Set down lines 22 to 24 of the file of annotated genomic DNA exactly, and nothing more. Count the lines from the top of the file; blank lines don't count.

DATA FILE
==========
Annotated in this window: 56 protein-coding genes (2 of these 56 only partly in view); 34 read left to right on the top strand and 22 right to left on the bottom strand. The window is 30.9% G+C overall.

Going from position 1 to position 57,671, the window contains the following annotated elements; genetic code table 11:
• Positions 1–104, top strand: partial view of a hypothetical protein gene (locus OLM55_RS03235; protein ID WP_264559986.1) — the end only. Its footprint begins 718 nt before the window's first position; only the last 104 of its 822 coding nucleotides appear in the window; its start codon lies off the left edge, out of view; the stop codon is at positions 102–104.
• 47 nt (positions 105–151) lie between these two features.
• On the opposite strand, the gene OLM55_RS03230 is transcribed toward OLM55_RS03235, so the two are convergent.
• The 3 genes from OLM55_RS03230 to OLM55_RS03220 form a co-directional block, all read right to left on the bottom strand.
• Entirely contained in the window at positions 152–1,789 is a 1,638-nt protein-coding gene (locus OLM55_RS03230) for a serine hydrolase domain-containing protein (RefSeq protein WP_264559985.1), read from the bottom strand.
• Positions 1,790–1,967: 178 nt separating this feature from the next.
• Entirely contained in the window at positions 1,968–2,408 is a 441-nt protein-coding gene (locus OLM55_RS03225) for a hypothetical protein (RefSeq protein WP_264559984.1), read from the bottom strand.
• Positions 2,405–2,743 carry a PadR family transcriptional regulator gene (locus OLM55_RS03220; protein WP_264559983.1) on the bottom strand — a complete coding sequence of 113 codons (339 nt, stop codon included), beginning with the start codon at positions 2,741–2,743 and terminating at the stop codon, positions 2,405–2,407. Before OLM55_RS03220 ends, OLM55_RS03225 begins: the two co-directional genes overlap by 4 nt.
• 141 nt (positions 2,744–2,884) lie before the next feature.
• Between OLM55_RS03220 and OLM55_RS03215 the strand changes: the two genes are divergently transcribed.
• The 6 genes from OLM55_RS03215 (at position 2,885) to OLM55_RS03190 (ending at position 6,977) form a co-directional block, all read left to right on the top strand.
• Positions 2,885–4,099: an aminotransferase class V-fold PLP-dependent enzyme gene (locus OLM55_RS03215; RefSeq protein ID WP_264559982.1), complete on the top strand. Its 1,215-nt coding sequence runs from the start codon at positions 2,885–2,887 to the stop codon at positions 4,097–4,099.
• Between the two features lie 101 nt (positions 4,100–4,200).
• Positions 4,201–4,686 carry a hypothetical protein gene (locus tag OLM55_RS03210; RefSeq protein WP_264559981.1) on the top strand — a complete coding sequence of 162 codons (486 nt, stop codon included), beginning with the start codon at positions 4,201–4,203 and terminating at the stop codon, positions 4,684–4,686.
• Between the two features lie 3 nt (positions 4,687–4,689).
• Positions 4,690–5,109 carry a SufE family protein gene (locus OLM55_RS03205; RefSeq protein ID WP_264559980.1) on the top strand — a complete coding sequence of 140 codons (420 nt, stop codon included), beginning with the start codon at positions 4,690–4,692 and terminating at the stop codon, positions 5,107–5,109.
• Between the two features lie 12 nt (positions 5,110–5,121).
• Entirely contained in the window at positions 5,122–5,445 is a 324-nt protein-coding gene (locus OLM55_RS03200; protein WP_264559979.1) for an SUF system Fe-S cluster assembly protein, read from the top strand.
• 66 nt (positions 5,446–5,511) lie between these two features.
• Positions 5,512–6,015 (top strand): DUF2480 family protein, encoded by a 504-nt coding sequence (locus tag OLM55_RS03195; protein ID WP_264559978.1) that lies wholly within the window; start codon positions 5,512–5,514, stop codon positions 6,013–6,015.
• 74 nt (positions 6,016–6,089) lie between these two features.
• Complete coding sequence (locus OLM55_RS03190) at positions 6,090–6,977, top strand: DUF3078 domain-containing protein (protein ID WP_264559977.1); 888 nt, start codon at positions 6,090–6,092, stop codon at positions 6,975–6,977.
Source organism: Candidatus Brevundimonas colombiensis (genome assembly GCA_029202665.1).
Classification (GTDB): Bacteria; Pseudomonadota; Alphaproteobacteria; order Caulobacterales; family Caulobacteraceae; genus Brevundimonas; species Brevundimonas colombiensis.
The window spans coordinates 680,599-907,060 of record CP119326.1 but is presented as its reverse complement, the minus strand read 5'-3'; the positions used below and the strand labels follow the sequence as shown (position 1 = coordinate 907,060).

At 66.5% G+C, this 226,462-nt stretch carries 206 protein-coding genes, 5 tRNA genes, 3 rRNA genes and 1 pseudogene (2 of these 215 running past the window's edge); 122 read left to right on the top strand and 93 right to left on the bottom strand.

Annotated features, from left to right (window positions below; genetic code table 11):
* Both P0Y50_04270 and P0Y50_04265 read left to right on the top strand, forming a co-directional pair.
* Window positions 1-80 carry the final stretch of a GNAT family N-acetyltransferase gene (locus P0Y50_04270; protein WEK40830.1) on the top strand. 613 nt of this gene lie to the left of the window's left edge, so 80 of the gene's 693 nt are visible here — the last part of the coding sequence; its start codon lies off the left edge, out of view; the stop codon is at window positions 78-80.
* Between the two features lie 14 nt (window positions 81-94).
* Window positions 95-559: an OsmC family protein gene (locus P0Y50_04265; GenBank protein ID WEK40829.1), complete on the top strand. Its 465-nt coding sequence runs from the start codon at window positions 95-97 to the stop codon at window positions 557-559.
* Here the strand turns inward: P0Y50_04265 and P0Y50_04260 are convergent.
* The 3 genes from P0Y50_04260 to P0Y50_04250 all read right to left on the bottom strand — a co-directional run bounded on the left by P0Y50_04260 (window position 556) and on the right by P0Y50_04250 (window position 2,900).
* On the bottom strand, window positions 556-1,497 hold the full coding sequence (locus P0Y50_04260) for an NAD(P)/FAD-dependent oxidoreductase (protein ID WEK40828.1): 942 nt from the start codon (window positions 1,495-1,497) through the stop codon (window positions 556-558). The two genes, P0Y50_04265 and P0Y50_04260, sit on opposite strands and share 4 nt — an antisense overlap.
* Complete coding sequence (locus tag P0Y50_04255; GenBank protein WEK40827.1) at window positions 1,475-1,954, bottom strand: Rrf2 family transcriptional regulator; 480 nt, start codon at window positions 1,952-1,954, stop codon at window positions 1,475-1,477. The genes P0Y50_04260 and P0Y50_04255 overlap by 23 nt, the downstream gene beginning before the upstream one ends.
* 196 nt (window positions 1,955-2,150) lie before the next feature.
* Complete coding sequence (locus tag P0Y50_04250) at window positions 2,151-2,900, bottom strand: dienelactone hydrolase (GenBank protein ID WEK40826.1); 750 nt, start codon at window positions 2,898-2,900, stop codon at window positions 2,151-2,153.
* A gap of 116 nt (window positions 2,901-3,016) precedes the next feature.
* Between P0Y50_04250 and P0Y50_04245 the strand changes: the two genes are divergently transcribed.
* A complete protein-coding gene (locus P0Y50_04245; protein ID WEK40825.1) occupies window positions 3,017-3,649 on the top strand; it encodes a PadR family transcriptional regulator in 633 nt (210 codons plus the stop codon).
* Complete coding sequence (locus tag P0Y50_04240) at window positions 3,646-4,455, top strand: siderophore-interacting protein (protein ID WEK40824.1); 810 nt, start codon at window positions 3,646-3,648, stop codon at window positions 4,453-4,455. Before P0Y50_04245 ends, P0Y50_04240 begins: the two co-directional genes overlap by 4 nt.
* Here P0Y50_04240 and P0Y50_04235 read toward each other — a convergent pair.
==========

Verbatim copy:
• Positions 5,512–6,015 (top strand): DUF2480 family protein, encoded by a 504-nt coding sequence (locus tag OLM55_RS03195; protein ID WP_264559978.1) that lies wholly within the window; start codon positions 5,512–5,514, stop codon positions 6,013–6,015.
• 74 nt (positions 6,016–6,089) lie between these two features.
• Complete coding sequence (locus OLM55_RS03190) at positions 6,090–6,977, top strand: DUF3078 domain-containing protein (protein ID WP_264559977.1); 888 nt, start codon at positions 6,090–6,092, stop codon at positions 6,975–6,977.